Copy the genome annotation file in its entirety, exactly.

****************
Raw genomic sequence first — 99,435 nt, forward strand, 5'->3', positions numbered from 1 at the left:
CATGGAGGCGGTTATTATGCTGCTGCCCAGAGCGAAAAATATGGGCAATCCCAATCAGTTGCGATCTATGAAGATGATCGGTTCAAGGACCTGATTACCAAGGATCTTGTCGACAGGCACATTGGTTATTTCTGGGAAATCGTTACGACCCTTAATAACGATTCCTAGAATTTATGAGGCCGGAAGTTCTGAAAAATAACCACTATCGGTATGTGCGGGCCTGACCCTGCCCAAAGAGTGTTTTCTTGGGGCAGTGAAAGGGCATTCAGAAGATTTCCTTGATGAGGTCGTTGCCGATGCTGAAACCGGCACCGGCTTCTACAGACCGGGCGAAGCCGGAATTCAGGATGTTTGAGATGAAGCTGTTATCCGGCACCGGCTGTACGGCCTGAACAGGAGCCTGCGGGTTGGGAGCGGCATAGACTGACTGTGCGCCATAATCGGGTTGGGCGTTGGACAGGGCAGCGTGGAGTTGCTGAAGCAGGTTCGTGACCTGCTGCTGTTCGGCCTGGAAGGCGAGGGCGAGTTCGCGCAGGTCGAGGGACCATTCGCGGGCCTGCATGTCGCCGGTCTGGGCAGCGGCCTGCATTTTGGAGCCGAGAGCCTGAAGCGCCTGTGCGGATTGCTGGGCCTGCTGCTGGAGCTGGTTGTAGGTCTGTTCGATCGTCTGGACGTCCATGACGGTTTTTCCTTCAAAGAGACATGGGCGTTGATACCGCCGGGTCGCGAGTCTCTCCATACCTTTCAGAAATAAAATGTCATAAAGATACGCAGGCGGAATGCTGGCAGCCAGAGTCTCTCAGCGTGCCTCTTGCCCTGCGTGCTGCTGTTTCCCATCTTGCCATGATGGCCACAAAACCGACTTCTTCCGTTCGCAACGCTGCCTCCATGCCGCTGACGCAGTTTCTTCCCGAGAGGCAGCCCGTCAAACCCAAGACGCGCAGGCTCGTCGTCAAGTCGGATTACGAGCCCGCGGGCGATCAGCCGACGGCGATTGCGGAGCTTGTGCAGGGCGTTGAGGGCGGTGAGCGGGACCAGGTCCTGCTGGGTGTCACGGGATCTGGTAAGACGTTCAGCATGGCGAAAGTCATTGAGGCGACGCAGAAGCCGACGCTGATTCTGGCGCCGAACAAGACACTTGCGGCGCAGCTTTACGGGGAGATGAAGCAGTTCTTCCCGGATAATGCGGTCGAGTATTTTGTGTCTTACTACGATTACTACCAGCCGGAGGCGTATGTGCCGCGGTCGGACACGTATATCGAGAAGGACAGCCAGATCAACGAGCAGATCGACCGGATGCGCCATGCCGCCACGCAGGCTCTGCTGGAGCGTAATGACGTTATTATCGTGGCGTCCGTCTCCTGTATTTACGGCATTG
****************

Raw genomic sequence first — 99,435 nt, forward strand, 5'->3', positions numbered from 1 at the left:
CATGGAGGCGGTTATTATGCTGCTGCCCAGAGCGAAAAATATGGGCAATCCCAATCAGTTGCGATCTATGAAGATGATCGGTTCAAGGACCTGATTACCAAGGATCTTGTCGACAGGCACATTGGTTATTTCTGGGAAATCGTTACGACCCTTAATAACGATTCCTAGAATTTATGAGGCCGGAAGTTCTGAAAAATAACCACTATCGGTATGTGCGGGCCTGACCCTGCCCAAAGAGTGTTTTCTTGGGGCAGTGAAAGGGCATTCAGAAGATTTCCTTGATGAGGTCGTTGCCGATGCTGAAACCGGCACCGGCTTCTACAGACCGGGCGAAGCCGGAATTCAGGATGTTTGAGATGAAGCTGTTATCCGGCACCGGCTGTACGGCCTGAACAGGAGCCTGCGGGTTGGGAGCGGCATAGACTGACTGTGCGCCATAATCGGGTTGGGCGTTGGACAGGGCAGCGTGGAGTTGCTGAAGCAGGTTCGTGACCTGCTGCTGTTCGGCCTGGAAGGCGAGGGCGAGTTCGCGCAGGTCGAGGGACCATTCGCGGGCCTGCATGTCGCCGGTCTGGGCAGCGGCCTGCATTTTGGAGCCGAGAGCCTGAAGCGCCTGTGCGGATTGCTGGGCCTGCTGCTGGAGCTGGTTGTAGGTCTGTTCGATCGTCTGGACGTCCATGACGGTTTTTCCTTCAAAGAGACATGGGCGTTGATACCGCCGGGTCGCGAGTCTCTCCATACCTTTCAGAAATAAAATGTCATAAAGATACGCAGGCGGAATGCTGGCAGCCAGAGTCTCTCAGCGTGCCTCTTGCCCTGCGTGCTGCTGTTTCCCATCTTGCCATGATGGCCACAAAACCGACTTCTTCCGTTCGCAACGCTGCCTCCATGCCGCTGACGCAGTTTCTTCCCGAGAGGCAGCCCGTCAAACCCAAGACGCGCAGGCTCGTCGTCAAGTCGGATTACGAGCCCGCGGGCGATCAGCCGACGGCGATTGCGGAGCTTGTGCAGGGCGTTGAGGGCGGTGAGCGGGACCAGGTCCTGCTGGGTGTCACGGGATCTGGTAAGACGTTCAGCATGGCGAAAGTCATTGAGGCGACGCAGAAGCCGACGCTGATTCTGGCGCCGAACAAGACACTTGCGGCGCAGCTTTACGGGGAGATGAAGCAGTTCTTCCCGGATAATGCGGTCGAGTATTTTGTGTCTTACTACGATTACTACCAGCCGGAGGCGTATGTGCCGCGGTCGGACACGTATATCGAGAAGGACAGCCAGATCAACGAGCAGATCGACCGGATGCGCCATGCCGCCACGCAGGCTCTGCTGGAGCGTAATGACGTTATTATCGTGGCGTCCGTCTCCTGTATTTACGGCATTG